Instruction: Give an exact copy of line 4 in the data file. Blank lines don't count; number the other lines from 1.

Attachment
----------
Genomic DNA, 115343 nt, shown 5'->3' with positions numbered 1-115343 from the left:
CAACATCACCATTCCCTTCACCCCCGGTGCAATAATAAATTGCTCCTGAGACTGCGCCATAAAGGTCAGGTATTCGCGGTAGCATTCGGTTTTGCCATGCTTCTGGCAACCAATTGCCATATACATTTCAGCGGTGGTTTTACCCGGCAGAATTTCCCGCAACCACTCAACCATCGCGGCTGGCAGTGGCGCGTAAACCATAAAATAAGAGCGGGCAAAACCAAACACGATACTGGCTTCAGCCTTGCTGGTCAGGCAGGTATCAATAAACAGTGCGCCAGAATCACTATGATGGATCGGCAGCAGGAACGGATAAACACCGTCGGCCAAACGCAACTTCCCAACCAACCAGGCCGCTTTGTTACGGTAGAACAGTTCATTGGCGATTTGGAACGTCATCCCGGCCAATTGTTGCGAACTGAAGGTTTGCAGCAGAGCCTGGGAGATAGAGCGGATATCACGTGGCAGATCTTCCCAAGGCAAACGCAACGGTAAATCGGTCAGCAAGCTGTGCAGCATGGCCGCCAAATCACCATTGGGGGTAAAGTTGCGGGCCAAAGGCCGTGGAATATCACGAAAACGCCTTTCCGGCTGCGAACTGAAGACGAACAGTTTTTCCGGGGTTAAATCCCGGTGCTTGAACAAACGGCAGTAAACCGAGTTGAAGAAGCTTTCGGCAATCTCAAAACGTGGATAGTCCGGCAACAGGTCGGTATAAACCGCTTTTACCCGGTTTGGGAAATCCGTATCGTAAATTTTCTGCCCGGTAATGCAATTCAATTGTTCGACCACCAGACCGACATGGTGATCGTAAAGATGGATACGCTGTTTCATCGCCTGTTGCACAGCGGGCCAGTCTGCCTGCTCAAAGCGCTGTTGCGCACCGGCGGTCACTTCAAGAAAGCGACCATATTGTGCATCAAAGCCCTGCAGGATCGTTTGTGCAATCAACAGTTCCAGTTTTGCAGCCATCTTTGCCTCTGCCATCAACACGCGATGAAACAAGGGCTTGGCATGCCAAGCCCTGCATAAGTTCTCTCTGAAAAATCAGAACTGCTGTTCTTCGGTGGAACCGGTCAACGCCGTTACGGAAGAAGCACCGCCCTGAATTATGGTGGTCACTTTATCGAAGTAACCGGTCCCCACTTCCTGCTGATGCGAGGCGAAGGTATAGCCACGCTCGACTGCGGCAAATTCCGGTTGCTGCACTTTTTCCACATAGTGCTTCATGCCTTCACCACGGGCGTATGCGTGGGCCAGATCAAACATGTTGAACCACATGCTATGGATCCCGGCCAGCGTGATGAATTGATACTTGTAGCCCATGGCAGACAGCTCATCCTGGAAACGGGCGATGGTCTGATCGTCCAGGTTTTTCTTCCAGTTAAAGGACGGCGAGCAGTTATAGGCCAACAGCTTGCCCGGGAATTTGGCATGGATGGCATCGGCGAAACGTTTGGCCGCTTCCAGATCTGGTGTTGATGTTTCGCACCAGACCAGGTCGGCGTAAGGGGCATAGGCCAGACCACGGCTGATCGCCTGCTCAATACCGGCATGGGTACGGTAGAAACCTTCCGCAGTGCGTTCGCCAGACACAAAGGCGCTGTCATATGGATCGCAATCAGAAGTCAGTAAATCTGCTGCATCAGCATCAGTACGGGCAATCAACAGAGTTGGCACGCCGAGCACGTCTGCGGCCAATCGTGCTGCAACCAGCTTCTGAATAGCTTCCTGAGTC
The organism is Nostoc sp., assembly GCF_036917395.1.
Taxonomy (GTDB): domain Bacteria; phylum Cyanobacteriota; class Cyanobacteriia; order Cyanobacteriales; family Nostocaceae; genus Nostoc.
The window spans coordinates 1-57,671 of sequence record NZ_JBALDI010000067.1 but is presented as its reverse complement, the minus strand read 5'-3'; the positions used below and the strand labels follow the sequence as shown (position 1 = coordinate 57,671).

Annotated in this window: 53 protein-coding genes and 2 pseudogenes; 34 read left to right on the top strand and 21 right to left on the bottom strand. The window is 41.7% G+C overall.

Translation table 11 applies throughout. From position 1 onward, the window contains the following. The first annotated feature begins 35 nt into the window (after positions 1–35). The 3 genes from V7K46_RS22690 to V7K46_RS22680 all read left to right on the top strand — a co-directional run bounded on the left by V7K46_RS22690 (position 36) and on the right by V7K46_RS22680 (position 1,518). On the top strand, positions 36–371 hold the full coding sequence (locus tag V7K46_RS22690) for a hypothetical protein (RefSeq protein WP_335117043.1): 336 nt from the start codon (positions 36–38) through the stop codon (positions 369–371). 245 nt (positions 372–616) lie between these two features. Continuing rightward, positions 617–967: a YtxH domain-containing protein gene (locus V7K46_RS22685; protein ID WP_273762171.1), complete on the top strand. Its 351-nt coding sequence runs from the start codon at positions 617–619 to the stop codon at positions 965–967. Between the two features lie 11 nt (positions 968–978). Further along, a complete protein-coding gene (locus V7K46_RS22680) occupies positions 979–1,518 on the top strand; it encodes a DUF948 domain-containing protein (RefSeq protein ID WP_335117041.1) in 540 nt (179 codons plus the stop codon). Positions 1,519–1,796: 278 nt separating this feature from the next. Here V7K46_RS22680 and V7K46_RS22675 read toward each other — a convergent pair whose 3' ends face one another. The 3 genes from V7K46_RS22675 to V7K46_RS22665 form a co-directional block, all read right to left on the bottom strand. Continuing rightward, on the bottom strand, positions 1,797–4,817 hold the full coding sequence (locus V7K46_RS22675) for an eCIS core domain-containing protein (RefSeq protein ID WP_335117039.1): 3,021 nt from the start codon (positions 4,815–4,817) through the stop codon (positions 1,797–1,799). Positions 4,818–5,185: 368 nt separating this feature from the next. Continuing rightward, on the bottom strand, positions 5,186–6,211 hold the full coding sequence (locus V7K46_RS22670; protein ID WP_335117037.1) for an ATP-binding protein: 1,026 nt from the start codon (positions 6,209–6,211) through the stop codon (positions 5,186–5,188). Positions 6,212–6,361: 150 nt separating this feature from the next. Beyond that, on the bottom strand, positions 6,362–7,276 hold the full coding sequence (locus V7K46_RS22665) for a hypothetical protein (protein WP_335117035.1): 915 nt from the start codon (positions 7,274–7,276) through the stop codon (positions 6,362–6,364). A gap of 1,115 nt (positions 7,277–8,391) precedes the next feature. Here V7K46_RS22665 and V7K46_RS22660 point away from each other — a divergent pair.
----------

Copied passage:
Taxonomy (GTDB): domain Bacteria; phylum Cyanobacteriota; class Cyanobacteriia; order Cyanobacteriales; family Nostocaceae; genus Nostoc.